Six months later, the team revisited the students to ask them again to position themselves as to where on the scale their political views lay.
“What we found is that friendship tends to reduce the range of political opinions, particularly among friends with complementary views,” says Professor Zenou.
“For example, friends tended to join the same political association together and then that tended to reinforce their views. However, if the students had completely opposing views, friendship didn’t change those views.”
A significant reduction in the opinion gap between friends
Being in the same integration group significantly reduced the opinion differences between friends – by 30 per cent of the average opinion gap. Secondly, a friendship link between two students reduces their differences in political opinions by more than half a point (on a scale between one and ten) after just six months of friendship.
This effect is most powerful among students with similar political views – implying that because they had similar views, they were more likely to join similar associations, talk about their views, thereby reinforcing their opinions and pushing them to interact more on politics.
The friendship effect has an impact on polarization and extremism. Social interactions and friendship lower opinion gaps mostly by reducing when opinions drift apart, particularly among politically similar students.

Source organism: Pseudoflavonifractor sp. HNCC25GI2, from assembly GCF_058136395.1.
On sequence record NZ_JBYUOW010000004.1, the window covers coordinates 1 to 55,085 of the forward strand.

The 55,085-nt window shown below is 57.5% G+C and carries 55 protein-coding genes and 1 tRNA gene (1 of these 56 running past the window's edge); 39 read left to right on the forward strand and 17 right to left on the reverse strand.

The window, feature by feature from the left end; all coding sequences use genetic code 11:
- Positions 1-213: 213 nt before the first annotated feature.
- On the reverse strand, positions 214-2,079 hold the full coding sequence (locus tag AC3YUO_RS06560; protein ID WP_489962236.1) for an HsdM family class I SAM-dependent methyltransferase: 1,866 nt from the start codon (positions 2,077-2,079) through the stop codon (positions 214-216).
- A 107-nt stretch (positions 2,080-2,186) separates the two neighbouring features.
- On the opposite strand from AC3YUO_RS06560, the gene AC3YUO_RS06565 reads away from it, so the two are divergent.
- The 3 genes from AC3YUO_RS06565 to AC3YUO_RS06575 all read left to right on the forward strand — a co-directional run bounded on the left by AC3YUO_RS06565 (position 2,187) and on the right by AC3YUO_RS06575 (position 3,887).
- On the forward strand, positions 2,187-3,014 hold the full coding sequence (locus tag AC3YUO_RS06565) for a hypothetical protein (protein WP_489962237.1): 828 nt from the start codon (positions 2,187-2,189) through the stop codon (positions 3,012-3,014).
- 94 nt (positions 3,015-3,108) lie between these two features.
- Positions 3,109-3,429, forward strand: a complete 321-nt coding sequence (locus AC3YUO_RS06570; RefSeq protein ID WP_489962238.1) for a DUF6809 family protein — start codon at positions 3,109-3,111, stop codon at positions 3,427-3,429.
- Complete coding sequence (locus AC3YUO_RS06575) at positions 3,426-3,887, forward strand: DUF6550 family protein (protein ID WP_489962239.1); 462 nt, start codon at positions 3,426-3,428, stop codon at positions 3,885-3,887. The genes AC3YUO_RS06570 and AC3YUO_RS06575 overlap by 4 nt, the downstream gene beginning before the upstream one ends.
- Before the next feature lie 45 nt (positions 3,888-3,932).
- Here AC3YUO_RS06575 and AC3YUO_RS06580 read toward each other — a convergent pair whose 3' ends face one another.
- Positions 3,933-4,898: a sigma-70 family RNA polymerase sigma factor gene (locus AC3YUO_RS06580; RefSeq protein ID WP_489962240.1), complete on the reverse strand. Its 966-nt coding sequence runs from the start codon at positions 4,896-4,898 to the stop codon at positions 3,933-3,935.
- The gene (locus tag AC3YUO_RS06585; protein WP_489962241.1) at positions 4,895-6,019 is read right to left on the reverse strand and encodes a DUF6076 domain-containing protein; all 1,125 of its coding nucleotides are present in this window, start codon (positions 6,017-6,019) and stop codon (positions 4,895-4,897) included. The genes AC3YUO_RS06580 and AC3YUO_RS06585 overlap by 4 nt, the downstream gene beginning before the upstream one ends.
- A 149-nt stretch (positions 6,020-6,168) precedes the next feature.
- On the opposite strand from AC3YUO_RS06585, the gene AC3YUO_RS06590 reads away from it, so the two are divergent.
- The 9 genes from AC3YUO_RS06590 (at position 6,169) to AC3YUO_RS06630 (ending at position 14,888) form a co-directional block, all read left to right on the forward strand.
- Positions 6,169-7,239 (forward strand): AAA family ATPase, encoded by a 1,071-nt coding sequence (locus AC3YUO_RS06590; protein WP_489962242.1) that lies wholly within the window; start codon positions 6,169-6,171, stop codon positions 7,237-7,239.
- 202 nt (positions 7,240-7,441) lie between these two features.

“Social interactions and friendship lessen polarization and curtail extremist political views while maintaining a sufficient diversity of opinions.”
The friendship effect also extends to friends of friends but not further. For these second-degree friends, the friendship effect accounts for over 20 per cent of the reduction of overall opinion gaps in the group.
Implications for migrant and labour force assimilation
The study shows how friendship reduces polarisation among groups of people who have slight differences. It has long-ranging implications for other contexts such as the assimilation of migrants and the labour force.
“This research has implications for how friendship can impact the labour market,” says Professor Zenou. “For example, if people with a more negative attitude towards their employer mix with people that like their job, there is a high likelihood they will develop a more positive attitude.”
In another study, Professor Zenou studied the assimilation of Syrian refugees into Turkish society. At a school, Professor Zenou studied classes of 20 children in the Turkish education system that had different percentages of Turkish students and Syrian students. It found that if students were forced to mix with each other, they had a better chance of developing friendship and of assimilating better.
“Our results suggest that encouraging immigrants and natives to reside in the same neighbourhoods and interact regularly would be useful to induce friendships between them and foster immigrants’ integration,” he says.